The Escape Bivvy is considered a backcountry shelter. Inside this unit there is no condensation build up as the body heats up. This bag shelter is breathable. The fabric lets moisture escape out while keeping rain, snow or wind from soaking inside the bag. The bivvy fabric is very water-resistant, keeping you dry even in wet, soggy environmental conditions. The Escape fabric is also very sturdy, made for rough outdoor use and resists punctures and tears even in heavy use.
The waterproof seams along with a drawstring hood closure and side zipper permit the user to keep the elements outside. The Escape Bivvy can also be used as a regular type sleeping bag inside a cabin, camping trailer, or in other outdoor housing options such as tents or under tarp canopies. The Escape is ideal for outdoor use on its own in temperatures down to 50 degrees.
Ideal for preppers or others wanting to maintain hidden in the outdoors, the Escape is configured in a low visibility, drab olive green with meshed black logos adding to its camouflaging capabilities. Wrap up in this bag in a lair of leaves or branches and you’ll never been seen.
The really cool part about all of these Adventure Medical Kits and survival gear items is that they are extremely compact and lightweight. Every survival prepper, camper, angler, or hunter ought to have a go-to bag in their primary vehicle with all this type gear stored and ready for use.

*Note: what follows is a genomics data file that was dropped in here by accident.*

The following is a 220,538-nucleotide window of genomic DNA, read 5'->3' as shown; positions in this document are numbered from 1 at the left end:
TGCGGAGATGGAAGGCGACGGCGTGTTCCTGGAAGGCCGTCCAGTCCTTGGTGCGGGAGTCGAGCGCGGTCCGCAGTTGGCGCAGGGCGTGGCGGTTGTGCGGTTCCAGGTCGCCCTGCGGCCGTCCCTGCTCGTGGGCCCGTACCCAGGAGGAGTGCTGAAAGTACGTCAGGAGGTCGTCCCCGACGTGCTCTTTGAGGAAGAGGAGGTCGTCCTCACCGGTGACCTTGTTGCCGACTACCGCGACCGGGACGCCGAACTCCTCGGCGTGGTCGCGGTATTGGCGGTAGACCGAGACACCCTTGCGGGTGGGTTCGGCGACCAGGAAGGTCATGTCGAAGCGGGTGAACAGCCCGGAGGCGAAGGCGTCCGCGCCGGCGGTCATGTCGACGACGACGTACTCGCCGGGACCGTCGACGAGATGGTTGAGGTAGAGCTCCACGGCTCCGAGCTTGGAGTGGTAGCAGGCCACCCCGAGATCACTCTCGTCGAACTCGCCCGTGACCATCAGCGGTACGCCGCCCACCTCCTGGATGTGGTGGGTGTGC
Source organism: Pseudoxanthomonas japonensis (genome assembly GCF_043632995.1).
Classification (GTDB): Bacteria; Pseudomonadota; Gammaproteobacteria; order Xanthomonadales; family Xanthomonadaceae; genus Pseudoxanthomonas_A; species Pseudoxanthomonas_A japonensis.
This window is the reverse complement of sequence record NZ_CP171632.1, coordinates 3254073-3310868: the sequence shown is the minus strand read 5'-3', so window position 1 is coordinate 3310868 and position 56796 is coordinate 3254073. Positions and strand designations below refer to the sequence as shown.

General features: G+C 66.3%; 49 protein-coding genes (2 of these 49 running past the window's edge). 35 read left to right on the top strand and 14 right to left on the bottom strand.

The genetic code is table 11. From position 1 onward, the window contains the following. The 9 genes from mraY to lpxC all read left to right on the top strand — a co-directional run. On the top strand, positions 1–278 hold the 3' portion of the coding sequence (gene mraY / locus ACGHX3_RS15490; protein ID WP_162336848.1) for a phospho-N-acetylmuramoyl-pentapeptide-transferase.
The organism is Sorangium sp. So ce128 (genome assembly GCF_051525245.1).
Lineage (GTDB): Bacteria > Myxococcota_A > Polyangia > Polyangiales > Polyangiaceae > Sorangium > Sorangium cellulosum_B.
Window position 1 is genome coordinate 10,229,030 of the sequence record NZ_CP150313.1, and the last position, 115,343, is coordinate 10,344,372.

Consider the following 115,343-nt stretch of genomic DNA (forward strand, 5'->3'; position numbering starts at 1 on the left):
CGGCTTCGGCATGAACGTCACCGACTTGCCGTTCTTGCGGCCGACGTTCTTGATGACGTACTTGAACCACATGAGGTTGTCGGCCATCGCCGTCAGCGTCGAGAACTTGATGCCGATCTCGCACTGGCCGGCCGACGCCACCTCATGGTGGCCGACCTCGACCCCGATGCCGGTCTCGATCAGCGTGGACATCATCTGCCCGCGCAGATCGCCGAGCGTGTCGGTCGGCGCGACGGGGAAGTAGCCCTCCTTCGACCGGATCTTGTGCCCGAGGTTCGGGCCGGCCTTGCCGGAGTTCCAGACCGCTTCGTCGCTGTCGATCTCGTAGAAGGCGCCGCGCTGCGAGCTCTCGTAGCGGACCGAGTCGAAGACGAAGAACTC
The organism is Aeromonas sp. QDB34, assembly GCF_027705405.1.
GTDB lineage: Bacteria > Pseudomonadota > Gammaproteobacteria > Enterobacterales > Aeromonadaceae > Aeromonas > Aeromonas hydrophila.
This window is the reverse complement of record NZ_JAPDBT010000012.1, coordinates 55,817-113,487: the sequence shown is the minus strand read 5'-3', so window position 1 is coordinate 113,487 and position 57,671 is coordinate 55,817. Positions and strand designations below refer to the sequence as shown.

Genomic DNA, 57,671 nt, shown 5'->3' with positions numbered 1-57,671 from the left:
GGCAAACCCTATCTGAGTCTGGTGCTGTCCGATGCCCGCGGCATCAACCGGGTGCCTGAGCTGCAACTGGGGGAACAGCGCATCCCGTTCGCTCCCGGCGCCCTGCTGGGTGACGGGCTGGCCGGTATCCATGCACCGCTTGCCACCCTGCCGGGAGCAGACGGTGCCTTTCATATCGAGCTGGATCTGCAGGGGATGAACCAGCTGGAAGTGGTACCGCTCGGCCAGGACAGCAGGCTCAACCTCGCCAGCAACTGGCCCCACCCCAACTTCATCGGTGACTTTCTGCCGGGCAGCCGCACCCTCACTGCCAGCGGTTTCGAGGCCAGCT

Adventure Medical has really put some time into designing and equipping each of their kits with the items needed most for all types of emergency situations from minor to more serious. You have to study their web site to determine which kit (or multiple kits) suits your needs best. A small kit can be stored for on the go use, while a more extensive kit can be placed at home, the office, or a SHTF hide out escape location.
For those urban workers or outdoors enthusiasts, especially anglers and hunters found outlandish miles from home, should have an emergency “Get Home” bag, and these types of items can be lifesaving essential supplies to have ready on hand.
Whatever you do, don’t get caught like we were with Alan, with a serious knife cut out in the wilds. Always have the means to quickly wrap up a cut, wound, broken bone, or other injury when outdoors.
By the way, taking a short first aid course from the Red Cross or other agency is a pretty good idea, too, especially for preppers intending to be off the grid for an extended time.